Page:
• Thu
  • Aug 28, 2014
  • Updated: 11:09am
Blogs
PUBLISHED : Monday, 25 February, 2013, 1:55pm
UPDATED : Monday, 25 February, 2013, 1:56pm

Best Buy and Gome: good bedfellows?

There's a 50-50 chance that rumoured talks of a tie-up between Best Buy and Gome are true, but no acquisition is likely even if such talks have occurred

BIO

Doug Young has lived and worked in China for 15 years, much of that as a journalist for Reuters writing about Chinese companies. He currently lives in Shanghai where he teaches financial journalism at Fudan University. He writes daily on his blog, Young’s China Business Blog (www.youngchinabiz.com), commenting on the latest developments at Chinese companies listed in the US, China and Hong Kong. He is also author of a new book about the media in China, “The Party Line: How the Media Dictates Public Opinion in Modern China.”
 

It's a relatively quiet news day, so I thought I'd take this opportunity to write about an intriguing rumour that would see struggling US electronics retailing giant Best Buy (NYSE: BBY) purchase its equally struggling Chinese counterpart Gome (0493.HK). There are quite a few reasons why there may be no truth to these rumours; but at the same time, there are also some indications that perhaps something is happening, which makes it worth taking a look at this potential tie-up.

From a broader strategic perspective, such a marriage would mark a major reversal after Best Buy shuttered all of its own-brand China stores two years ago, and would instantly give the US giant a major footprint in China's lucrative but highly competitive consumer electronics market. But on the downside, both of these companies are struggling with numerous internal problems and Best Buy probably wants to focus on cleaning up its own house rather than simultaneously tackling all the issues at Gome.

All that said, let's take a look at the latest headlines, which are surprisingly scarce for a deal of this magnitude. The main headline that caught my attention simply had Gome calling talk of a sale to Best Buy "pure rumours". Gome's statement, which was in response to talk on the Internet, went on to express its displeasure at the rumours, saying such chatter was hurting its business. Investors didn't seem to care too much about the talk, with Gome's shares inching down in the last few trading days of last week after the company issued its statement.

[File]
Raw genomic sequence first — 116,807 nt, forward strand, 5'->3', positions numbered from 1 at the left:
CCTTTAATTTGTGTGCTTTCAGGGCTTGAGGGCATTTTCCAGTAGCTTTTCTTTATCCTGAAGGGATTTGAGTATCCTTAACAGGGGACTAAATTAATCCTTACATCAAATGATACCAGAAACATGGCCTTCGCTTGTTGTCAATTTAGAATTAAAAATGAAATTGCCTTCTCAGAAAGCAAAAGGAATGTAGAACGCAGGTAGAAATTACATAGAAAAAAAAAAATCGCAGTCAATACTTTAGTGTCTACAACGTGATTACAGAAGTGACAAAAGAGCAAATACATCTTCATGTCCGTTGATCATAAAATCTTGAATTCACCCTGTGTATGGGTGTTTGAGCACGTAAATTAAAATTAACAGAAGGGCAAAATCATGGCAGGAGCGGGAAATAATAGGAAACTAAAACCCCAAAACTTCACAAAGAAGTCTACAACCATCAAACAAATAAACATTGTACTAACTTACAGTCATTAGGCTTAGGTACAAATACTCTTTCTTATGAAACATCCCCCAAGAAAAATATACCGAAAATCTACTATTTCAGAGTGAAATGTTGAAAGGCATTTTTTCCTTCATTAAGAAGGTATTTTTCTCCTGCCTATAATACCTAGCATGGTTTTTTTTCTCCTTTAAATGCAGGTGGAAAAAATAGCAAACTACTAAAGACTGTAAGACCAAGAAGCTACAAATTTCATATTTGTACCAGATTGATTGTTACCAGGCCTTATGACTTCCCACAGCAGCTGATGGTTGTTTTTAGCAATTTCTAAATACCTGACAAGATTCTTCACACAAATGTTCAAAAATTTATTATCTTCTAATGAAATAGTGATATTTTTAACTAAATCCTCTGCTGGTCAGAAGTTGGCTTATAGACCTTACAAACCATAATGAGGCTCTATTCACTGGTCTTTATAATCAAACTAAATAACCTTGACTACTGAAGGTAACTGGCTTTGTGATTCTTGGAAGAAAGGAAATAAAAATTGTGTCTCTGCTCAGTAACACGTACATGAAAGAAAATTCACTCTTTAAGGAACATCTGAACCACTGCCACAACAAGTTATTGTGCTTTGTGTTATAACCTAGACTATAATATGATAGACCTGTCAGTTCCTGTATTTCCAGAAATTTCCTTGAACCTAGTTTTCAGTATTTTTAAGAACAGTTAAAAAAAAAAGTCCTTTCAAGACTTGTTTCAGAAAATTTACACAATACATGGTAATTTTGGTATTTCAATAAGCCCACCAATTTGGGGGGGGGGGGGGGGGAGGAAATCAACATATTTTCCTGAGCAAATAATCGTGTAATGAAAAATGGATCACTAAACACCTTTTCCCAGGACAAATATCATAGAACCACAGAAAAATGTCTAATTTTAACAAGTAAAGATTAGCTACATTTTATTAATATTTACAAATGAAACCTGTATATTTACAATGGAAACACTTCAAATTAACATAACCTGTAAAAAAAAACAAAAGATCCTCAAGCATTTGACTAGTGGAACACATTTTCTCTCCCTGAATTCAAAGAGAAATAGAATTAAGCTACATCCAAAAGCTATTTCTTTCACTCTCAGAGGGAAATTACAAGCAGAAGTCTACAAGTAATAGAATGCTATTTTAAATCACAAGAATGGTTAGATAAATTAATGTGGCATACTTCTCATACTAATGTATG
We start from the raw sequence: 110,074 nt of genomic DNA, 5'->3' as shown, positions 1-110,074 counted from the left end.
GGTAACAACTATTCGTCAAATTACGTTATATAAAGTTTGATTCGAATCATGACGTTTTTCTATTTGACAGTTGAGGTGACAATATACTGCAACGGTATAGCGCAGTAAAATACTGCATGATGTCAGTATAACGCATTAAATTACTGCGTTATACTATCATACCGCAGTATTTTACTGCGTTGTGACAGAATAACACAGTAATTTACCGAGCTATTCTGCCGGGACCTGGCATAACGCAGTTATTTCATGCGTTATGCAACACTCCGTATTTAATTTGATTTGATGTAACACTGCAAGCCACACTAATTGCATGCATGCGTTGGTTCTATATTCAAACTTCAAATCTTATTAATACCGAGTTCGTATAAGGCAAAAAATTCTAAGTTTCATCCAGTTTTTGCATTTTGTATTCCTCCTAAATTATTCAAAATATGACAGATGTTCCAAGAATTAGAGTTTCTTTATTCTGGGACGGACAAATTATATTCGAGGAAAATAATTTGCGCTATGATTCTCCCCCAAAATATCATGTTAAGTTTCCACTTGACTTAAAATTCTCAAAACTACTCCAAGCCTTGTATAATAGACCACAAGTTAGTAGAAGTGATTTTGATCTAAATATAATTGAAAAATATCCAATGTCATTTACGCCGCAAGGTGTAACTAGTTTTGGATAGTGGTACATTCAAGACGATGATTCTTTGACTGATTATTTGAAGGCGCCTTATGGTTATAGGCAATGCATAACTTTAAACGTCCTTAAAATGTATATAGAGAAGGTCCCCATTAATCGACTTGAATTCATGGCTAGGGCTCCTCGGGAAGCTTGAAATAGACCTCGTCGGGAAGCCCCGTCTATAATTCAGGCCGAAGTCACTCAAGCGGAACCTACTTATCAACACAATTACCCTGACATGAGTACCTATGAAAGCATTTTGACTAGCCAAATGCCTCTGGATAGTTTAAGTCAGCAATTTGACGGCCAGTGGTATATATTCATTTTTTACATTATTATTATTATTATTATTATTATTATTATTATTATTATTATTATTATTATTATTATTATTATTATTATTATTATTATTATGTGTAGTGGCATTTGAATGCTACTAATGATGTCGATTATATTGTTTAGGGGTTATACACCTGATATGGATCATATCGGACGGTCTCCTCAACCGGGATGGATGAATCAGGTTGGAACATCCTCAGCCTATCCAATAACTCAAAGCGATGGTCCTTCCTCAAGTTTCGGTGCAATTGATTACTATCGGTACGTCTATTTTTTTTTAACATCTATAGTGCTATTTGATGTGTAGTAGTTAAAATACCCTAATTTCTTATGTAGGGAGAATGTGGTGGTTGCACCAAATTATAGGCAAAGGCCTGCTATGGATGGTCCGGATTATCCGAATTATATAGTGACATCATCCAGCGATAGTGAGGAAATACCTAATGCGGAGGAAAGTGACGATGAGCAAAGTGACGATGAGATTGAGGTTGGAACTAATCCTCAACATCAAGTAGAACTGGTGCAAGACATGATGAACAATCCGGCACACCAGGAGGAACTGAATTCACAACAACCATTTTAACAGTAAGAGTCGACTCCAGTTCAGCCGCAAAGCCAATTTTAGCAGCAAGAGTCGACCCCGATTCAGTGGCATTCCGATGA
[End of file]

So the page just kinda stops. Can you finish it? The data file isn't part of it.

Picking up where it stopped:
So now that we've seen the facts, let's take a look at the arguments for why such a deal may or may not be in negotiations. From a purely technical point of view, the fact that Gome didn't deny the rumours outright could signify that perhaps something is happening. In my years of reporting in China, most local companies would never hesitate to deny rumours even when those rumours were true.

Western companies are always more careful, simply saying they don't comment on market rumours or speculation rather than issuing outright denials. Thus the fact that Gome, a very Chinese company, didn't outright deny the rumours could mean that something is happening, even if it just means there were some very preliminary discussions with Best Buy.

Another reason why talks might be happening is related to one of Gome's biggest investors, private equity firm Bain Capital. Bain purchased about 10 per cent of Gome in 2009 and most likely wants to sell the investment before it loses more value, which looks almost inevitable as Gome's shares continue to sink. Bain could use its US connections to easily bring Best Buy into talks if the US retailing giant is interested.

Despite its own problems, Best Buy has vastly bigger resources than Gome and could probably provide strong assistance in turning around a Chinese company that last month issued a profit warning and said it would report a loss for 2012. Furthermore, Best Buy has also shown a previous interest in China, and still retains a presence in the country through its ownership of Five Star, a regional electronics retailer based in the city of Nanjing.

Now that we've looked at the arguments in favour of a deal, let's look at the ones that say such a deal probably isn't happening. One of the biggest of those is the lack of other media reports of such talks, which would usually be abundant if negotiations were really happening as major Chinese and foreign media used their extensive source networks to confirm the rumour.

As I stated above, the other major reason why this deal will probably never happen is that Best Buy needs to fix its own problems and is unlikely to want a major distraction like Gome right now. On the whole, I would put the chances that Best Buy talked to Gome, even if such talks were just very preliminary, at about 50 per cent. But even if talks occurred, I doubt we'll see an outright acquisition take place. Instead, we could see Best Buy perhaps buy Bain's 10 per cent in Gome, and then become more actively involved in Gome's management in the next year or two after it fixes its own problems.

Bottom line: There's a 50-50 chance that rumoured talks of a tie-up between Best Buy and Gome are true, but no acquisition is likely even if such talks have occurred.

To read more commentaries from Doug Young, visit youngchinabiz.com

 

Share

Related topics

For unlimited access to:

SCMP.com SCMP Tablet Edition SCMP Mobile Edition 10-year news archive
 
 

 

 
 
 
 
 

Login

SCMP.com Account

or